This is a serious issue that has to be dealt with immediately. Well be looking at this in more detail during the next section.

Leaves Falling Off

If the leaves on falling off your plant, it is because the plant has gone into crisis mode. off, its because your plant has gone to crisis and shed excess material in an attempt to stay alive.

There are many other reasons why your fern could drop leaves, however when it is the result of excessive watering the drop of leaves will be followed by yellowing and the watery texture that weve already discussed.

Leaves Turning Yellow

Even healthy plants can shed a few leaves over the course of a growth season. This is an element in the process that is natural to renewal.

If you observe this yellowing on a variety of leaves simultaneously You should be aware of it as it could be an early sign the plant may be in trouble.

If the reason for the yellowing is excessive watering the leaves that have yellowed are soft and mushy. Often, youll notice that they are able to pull off the stem of the plant quickly.

How to Revive an Overwatered Fern

After youve analyzed all the signs and are confident that they are caused by overwatering It is now time to tackle the issue and create a perfect environment that will allow your plant to recover its energy.

The next step is to determine how dire your situation really is. It is likely that you encountered this issue early and simply by permitting your soil time to dry out little and following a proper irrigation schedule the fern will bounce back into health.

There are a few things that may seem like they are obvious, but you must verify.

First, make sure there is a sufficient drainage hole at the bottom of the container that your fern grows in. It must be big enough to poke the tip of your finger through.

Then, ensure that the water can be drained easily and swiftly. Do not leave your plant in a pot of water because this can stop more water from the plants potting mix from being able to drain away.

What To Do If Your Fern’s Roots Are Rotting?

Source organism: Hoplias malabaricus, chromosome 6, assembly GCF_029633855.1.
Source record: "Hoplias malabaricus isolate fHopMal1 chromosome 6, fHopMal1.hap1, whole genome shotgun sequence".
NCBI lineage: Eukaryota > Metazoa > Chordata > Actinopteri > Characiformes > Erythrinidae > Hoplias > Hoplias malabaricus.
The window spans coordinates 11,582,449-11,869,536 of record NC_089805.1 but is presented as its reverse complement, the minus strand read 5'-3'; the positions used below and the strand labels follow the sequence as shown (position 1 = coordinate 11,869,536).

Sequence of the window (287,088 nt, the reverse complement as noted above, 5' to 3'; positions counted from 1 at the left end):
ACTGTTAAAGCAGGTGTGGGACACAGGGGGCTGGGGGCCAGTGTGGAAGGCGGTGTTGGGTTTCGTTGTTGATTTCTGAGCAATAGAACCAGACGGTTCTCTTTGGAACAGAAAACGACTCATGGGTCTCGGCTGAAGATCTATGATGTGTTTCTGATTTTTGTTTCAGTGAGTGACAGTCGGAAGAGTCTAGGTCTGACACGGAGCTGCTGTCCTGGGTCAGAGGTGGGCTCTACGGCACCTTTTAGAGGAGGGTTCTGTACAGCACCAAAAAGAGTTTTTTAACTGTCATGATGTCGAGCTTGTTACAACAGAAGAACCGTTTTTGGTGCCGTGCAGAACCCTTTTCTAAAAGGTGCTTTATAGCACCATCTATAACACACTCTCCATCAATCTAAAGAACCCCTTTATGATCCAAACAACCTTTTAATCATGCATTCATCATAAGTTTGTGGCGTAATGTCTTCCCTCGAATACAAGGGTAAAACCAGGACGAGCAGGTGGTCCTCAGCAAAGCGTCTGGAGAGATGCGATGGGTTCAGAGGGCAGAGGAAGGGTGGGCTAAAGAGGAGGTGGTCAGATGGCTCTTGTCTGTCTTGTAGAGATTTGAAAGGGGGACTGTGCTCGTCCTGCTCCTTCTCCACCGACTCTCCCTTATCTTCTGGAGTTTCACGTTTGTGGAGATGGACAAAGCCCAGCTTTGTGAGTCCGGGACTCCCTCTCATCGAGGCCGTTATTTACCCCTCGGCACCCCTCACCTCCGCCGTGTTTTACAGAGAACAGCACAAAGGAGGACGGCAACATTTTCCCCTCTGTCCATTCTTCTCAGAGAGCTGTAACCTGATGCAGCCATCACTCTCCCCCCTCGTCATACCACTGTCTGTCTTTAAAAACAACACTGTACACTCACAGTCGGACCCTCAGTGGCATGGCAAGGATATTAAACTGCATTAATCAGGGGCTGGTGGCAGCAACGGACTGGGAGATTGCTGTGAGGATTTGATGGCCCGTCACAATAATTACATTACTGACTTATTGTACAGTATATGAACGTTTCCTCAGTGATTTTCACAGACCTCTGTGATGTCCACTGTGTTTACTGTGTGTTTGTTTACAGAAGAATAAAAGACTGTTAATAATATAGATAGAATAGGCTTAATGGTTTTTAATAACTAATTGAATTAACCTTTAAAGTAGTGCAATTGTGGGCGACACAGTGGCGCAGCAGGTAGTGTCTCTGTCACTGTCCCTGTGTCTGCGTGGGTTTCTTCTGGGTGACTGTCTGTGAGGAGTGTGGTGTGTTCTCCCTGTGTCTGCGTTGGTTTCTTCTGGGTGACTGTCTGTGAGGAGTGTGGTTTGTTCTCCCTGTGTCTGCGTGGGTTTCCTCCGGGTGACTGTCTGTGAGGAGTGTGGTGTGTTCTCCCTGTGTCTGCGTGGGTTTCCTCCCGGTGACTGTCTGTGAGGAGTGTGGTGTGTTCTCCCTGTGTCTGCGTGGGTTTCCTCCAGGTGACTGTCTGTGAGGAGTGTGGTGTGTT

If youre not able to identify the issue in time and youre not able to fix it, youll have to take more decisive steps.

Remove the plant with care from the container that the plant was growing inside, and take a close look at the root ball.

To accomplish this, you need to peel off all of the potting soil that is damp as you can. If you find roots that are spongy and black, youll have to remove the soil that has been damaged with a sterilized pair cutters or secateurs.

The black pieces are no longer useful and have no use. After youve cut them back to a healthy and clean roots, place your fern on a piece of newspaper for 24 hours so it will dry faster. In this point, you will transplant the plant.

Repotting Overwatered Ferns

Select a pot that is slightly bigger than the other root ball, and is able to drain well.

Repot the plant with the potting mix which has lots of organic matter. Remove the old potting mix as well as any root material youve cut off.

If youve used a specific potting material It will most likely be slightly damp, and you should not water the plant right away after you have the potting. Instead, let your plant to settle for a few days before implementing a watering regimen.

How Often to Water Ferns

It is essential to ensure that the issue is not allowed to return and using the right watering regimen is the best way to stop this from occurring.

Keep in mind that these plants tend to thrive in tropical forests, so you must replicate the conditions in those forests.

They thrive in a material that is slightly damp, but never dry out completely. This is the reason for those conditions that are the most difficult. The trick is to be able to feel the soil that you plant every day. When you poke your finger about an inch deep into the soil, you can detect if there is remaining dampness or not.